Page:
To connect the JamKAT to the DITI, simply plug in the cables. The JamKAT has a single HD15 cable that, at the end, fans out into seven TRS connectors. In addition to reading the JamKAT trigger signals, the DITI also supplies power to the FSR (Force Sensitive Resistor) surfaces. It can read up to 24 trigger signals from just about any type of pad from any manufacturer, including piezo triggers, membrane switch pads, FSR pads, MIDI CC pedals, bass drum and hi-hat pedals, and more.
To connect other pads or triggers to the DITI, simply plug them into the inputs and tell the DITI what they are. The DITI has a huge number of pad types pre-defined with optimum settings for that individual pad type, including gain structure, threshold settings, mask time settings, and even response curves. Individual adjustments can be saved, and you can even design your own pad settings from scratch.
There are 50 different “kits” available in the DITI. A single kit is defined as a complete collection of pads and pad types along with MIDI note numbers, channels, gate times, program change messages, etc. For example, one of your JamKAT kits could be defined to control a Roland TD-30K. Another kit could be all the settings for a Yamaha DTX900. Once you’ve defined you kits, you can select between 50 different presets for that
particular kit. As an example, the kit you name as “Yamaha900” can have up to 50 different presets; each of which selects the individual presets (also called “kits”) inside the Yamaha brain. Still another could contain all the necessary settings for the BFD3 plug-in by FXpansion, or the Hybrid Drums plug-in by 8Dio.
Marrying the DITI with software drum kits allows for a level of control and expression that simply is not available with traditional e-drum brains. The reason is simple: Producers of dedicated sample libraries have much more memory at their disposal. Previously, if you wanted a drum kit with a ton of smoothly edited velocity shifts along with subtle and refined round-robin capabilities, 128-note polyphony, and other niceties, software was the only way to go. But now, the JamKAT and DITI combination paired with professional-level drum plug-ins creates a mind-blowing playing experience.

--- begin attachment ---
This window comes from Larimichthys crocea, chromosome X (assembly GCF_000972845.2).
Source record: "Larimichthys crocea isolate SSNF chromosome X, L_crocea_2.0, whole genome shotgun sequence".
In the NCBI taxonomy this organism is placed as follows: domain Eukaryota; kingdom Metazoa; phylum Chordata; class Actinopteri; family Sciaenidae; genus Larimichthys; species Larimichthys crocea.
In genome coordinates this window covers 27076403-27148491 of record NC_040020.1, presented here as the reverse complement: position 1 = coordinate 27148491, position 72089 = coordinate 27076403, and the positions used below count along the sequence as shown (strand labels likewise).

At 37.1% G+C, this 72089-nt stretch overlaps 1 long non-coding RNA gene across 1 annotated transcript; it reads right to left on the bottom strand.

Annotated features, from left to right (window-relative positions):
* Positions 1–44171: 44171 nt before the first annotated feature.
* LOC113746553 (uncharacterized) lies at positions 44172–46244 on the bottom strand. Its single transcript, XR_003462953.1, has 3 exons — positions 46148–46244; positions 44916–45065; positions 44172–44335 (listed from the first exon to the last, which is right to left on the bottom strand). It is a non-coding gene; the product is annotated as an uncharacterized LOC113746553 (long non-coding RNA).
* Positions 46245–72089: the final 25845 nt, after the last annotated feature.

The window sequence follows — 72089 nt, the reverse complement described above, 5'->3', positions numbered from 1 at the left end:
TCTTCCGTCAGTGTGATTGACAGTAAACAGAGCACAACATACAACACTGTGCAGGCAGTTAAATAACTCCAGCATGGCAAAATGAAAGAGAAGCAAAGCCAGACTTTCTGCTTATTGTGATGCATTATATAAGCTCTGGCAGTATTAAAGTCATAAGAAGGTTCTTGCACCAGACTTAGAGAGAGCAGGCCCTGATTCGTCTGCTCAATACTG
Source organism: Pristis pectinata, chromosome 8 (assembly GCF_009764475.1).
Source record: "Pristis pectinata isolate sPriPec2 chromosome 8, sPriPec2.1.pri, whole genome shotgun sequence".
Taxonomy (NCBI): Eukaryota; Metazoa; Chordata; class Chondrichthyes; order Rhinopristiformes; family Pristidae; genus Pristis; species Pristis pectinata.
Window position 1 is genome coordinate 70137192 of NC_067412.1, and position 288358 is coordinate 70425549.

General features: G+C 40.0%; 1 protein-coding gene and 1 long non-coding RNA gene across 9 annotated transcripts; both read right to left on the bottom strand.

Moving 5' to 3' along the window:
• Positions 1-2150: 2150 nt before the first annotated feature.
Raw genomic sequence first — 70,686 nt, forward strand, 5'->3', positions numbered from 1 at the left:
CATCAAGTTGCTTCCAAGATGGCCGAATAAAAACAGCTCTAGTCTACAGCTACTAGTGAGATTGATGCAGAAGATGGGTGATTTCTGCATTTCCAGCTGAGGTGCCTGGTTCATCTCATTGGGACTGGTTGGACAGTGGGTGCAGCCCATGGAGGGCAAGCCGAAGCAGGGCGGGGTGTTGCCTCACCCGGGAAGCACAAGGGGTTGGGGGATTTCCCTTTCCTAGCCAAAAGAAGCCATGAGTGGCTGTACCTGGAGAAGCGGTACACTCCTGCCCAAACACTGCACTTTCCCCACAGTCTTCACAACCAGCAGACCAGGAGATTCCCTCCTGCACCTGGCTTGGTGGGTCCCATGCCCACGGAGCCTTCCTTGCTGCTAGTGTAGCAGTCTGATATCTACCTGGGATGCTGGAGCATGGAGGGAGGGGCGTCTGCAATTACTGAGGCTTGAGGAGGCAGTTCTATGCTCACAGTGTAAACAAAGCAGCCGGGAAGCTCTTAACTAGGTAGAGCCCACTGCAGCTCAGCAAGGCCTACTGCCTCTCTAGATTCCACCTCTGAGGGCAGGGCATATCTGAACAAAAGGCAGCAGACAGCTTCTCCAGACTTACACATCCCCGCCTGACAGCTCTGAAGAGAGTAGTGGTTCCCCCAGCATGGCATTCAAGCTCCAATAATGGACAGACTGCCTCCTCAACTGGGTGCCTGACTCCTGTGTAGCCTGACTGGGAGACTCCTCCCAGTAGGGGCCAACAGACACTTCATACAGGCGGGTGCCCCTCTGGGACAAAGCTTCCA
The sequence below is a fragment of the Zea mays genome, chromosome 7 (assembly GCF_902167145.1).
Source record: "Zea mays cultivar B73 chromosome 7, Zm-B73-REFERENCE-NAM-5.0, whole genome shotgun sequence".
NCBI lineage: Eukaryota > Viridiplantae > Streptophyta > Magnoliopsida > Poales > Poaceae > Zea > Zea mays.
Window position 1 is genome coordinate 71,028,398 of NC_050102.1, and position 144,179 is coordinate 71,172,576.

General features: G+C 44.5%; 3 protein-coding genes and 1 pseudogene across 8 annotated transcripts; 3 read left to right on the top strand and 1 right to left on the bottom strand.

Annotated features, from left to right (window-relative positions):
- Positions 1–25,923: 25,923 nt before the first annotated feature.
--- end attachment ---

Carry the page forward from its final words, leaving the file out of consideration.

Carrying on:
With all this power, you’d think that the programming would be a nightmare, but Alternate Mode has done a lot of the basic programming for you in advance. And in addition to the pre-defined pad types (30 at the time of this article), new pad definitions will be available for download from Alternate Mode as they become available. Programming a kit can be just as easy, as many brains from Alesis, Roland, and Yamaha can also be downloaded into the DITI. And as the music community creates new configurations, those can be uploaded to the site for others to use too.
The JamKAT/DITI combination’s special talents lie in the ability to “play” in entirely new worlds of sound. Each of the 12 pads is capable of a number of special features that allow for performance of sophisticated patterns of multiple alternating notes (up to 32) or layers and chords (moving forward, reversing, freezing, unfreezing, etc.), velocity shifting, velocity cross fading, controlling duration and gating effects, on-the-fly transposition (the entire kit or only certain pads), morphing sounds via pressure-activated control change messages, pitch bending, pad linking (no limit), and so much more. And keep in mind that the sounds don’t have to be percussion related. You can use any or all of these features for basses, leads, pads, sound effects, or anything else. Or you can mix and match and play all the instruments at once.
With all these options, tricks, and playing possibilities, it’s a good idea to plan for some learning-curve time to get the most out of the instruments. In addition to being able to program anything from the DITI’s front panel, there is also a free PC program for programming on a computer. Several “performing worlds” come pre-programmed, with more available for download.
The JamKAT is best suited for musicians who wish to explore the world of textural drumming and improvisation. It may offer more power than anyone interested in a basic hand drum interface would ever need, but adds performance sensitivity and performance nuance more than anything currently available. Using the JamKAT to its fullest capability means exploring new worlds of percussion performance where the artist can control melody, harmony, texture, and tone qualities as well as rhythm.
The DITI is highly recommended for anyone looking for a full-featured TMI interface for their electronic kits. Older electronic drum kits, for example, get a new lease on life when the DITI is used in place of their own brain. And the creative power of a low-cost, entry-level electronic drum kit is vastly expanded when paired with the DITI.
Plus, you can use the DITI as the brain of a system with your own triggers, allowing you to design and build your own e-kit, or mix and match your favorite e-drum components, including acoustic drums with any type of trigger. In short, the DITI provides more flexibility than you ever imagined.